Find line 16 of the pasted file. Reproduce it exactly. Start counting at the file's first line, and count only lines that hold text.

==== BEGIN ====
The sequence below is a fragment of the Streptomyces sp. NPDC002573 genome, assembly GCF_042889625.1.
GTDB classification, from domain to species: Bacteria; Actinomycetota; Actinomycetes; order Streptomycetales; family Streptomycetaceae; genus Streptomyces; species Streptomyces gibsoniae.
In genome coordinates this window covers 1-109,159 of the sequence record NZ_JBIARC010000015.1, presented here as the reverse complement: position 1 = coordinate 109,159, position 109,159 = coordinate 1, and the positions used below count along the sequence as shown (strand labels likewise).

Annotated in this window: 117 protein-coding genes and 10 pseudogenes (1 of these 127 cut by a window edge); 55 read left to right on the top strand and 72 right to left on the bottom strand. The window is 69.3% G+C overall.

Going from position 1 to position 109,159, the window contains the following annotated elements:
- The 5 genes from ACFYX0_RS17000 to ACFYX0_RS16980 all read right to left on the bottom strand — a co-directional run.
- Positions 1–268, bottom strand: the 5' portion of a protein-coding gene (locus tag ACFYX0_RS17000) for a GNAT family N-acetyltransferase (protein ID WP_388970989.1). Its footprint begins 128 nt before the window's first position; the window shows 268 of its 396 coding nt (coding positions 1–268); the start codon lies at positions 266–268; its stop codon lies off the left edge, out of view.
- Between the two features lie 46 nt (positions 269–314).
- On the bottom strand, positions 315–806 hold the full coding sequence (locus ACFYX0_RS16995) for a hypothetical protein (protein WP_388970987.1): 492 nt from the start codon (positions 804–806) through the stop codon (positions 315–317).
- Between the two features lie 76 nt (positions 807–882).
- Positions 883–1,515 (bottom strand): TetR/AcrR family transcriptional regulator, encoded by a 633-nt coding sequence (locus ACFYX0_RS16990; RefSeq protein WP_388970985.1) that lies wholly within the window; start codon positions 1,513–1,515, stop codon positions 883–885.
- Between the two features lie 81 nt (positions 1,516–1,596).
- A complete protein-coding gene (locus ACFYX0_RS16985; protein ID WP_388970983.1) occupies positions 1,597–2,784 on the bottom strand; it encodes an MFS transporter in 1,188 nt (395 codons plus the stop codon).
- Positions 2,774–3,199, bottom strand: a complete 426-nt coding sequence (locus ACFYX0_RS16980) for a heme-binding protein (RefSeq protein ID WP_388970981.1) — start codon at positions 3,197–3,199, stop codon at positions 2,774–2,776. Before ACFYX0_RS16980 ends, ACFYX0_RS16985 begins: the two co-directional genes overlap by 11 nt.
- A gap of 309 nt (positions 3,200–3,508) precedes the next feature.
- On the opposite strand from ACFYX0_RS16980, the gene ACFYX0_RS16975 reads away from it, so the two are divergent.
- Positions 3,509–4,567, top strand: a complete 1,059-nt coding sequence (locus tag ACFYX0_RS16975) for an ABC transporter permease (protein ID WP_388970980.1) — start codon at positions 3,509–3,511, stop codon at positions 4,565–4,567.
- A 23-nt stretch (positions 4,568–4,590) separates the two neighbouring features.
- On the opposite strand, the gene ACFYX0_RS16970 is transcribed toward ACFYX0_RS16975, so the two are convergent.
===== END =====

- On the opposite strand from ACFYX0_RS16980, the gene ACFYX0_RS16975 reads away from it, so the two are divergent.